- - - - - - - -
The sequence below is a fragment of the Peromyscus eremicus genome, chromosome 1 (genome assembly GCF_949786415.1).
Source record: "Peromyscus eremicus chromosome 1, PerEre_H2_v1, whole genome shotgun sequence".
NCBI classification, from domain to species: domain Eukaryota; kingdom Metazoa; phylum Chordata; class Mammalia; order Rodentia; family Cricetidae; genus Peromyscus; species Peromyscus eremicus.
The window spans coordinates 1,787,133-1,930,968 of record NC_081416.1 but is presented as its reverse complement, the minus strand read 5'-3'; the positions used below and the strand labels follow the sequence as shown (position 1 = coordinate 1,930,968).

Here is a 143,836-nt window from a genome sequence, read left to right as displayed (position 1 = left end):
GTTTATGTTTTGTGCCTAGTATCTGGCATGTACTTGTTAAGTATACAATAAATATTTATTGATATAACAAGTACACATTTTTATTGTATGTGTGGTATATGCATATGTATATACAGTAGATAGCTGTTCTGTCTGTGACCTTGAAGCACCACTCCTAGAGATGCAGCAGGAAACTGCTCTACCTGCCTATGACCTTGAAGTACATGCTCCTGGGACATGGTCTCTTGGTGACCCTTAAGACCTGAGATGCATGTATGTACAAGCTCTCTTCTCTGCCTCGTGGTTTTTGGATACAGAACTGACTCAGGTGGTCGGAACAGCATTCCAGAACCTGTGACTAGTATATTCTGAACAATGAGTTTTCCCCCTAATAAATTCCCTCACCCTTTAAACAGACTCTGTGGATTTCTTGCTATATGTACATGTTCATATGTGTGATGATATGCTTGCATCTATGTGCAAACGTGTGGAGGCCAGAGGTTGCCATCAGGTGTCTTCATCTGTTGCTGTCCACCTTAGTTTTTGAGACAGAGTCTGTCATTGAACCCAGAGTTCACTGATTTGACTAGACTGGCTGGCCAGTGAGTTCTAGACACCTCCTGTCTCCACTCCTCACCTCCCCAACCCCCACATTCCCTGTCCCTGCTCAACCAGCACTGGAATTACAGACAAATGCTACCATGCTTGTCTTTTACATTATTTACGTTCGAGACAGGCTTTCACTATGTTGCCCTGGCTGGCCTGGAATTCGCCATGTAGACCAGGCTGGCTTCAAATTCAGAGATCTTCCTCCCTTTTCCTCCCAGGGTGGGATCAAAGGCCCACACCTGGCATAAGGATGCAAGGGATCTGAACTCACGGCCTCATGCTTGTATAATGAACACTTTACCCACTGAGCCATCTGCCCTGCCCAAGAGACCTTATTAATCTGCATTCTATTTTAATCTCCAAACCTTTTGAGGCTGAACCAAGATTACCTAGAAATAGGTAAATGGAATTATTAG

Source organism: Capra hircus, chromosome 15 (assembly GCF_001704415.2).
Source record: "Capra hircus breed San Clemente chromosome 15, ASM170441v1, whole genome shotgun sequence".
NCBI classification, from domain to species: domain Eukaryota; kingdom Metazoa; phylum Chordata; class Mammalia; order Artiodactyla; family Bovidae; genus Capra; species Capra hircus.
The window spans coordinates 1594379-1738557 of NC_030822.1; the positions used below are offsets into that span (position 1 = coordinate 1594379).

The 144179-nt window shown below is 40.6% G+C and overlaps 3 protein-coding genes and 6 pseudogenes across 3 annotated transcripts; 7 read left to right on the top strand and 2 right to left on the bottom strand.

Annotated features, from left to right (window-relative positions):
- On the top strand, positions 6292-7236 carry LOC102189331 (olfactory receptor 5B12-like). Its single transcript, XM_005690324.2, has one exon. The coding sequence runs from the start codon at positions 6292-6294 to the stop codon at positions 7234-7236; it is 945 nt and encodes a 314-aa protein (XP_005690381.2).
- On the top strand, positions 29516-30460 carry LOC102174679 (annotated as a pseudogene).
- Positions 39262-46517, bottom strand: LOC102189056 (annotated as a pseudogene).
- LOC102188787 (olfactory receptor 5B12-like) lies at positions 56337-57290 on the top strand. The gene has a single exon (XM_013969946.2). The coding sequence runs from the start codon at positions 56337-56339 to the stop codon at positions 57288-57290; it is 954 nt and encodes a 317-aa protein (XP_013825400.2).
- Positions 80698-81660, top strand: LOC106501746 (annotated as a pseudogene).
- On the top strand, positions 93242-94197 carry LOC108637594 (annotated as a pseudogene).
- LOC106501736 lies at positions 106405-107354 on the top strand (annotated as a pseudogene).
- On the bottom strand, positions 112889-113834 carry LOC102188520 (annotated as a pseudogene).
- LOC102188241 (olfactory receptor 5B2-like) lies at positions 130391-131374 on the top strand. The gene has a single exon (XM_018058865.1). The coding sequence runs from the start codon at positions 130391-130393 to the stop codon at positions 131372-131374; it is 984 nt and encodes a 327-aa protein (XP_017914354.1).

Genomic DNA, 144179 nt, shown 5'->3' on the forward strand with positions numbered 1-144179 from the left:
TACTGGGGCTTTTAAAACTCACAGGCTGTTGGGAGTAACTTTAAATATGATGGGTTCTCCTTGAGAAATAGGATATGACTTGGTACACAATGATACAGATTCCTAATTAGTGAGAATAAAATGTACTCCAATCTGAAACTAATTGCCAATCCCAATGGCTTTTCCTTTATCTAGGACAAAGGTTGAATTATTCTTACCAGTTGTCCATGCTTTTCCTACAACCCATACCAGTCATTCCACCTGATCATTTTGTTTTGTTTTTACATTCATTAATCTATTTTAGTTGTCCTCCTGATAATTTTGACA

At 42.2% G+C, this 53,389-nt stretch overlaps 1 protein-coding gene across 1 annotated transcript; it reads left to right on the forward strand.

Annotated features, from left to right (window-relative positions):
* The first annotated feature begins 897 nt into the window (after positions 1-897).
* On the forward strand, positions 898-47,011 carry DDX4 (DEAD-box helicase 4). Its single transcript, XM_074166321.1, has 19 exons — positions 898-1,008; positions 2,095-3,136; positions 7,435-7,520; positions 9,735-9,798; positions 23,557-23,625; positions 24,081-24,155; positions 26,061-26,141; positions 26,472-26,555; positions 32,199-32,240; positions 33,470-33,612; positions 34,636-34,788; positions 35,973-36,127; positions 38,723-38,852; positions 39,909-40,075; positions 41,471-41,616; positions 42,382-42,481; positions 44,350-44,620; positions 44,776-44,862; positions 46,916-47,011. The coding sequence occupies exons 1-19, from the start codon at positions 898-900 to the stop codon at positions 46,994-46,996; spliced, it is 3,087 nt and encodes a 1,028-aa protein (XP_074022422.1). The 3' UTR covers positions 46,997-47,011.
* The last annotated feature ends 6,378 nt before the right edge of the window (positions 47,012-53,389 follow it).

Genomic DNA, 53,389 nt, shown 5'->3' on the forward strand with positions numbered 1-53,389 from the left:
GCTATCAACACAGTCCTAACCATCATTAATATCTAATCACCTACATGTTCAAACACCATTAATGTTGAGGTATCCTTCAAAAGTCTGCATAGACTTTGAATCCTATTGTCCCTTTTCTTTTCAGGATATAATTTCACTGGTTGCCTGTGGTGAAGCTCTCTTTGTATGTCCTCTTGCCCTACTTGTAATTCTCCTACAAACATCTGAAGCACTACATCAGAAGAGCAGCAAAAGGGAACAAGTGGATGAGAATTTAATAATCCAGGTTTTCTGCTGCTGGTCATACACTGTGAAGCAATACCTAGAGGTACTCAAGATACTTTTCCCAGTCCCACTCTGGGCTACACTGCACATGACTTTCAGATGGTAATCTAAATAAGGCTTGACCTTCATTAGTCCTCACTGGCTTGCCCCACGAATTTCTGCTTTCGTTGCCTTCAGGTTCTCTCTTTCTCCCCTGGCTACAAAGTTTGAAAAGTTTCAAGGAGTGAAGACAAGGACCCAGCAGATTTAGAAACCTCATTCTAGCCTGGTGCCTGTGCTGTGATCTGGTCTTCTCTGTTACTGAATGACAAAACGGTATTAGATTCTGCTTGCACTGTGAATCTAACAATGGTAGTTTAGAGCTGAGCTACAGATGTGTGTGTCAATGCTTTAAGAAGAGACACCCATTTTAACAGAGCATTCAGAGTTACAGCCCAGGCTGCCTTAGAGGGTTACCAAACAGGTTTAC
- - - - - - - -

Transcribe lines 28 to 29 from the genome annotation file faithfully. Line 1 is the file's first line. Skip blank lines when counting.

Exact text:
* The last annotated feature ends 6,378 nt before the right edge of the window (positions 47,012-53,389 follow it).

Genomic DNA, 53,389 nt, shown 5'->3' on the forward strand with positions numbered 1-53,389 from the left: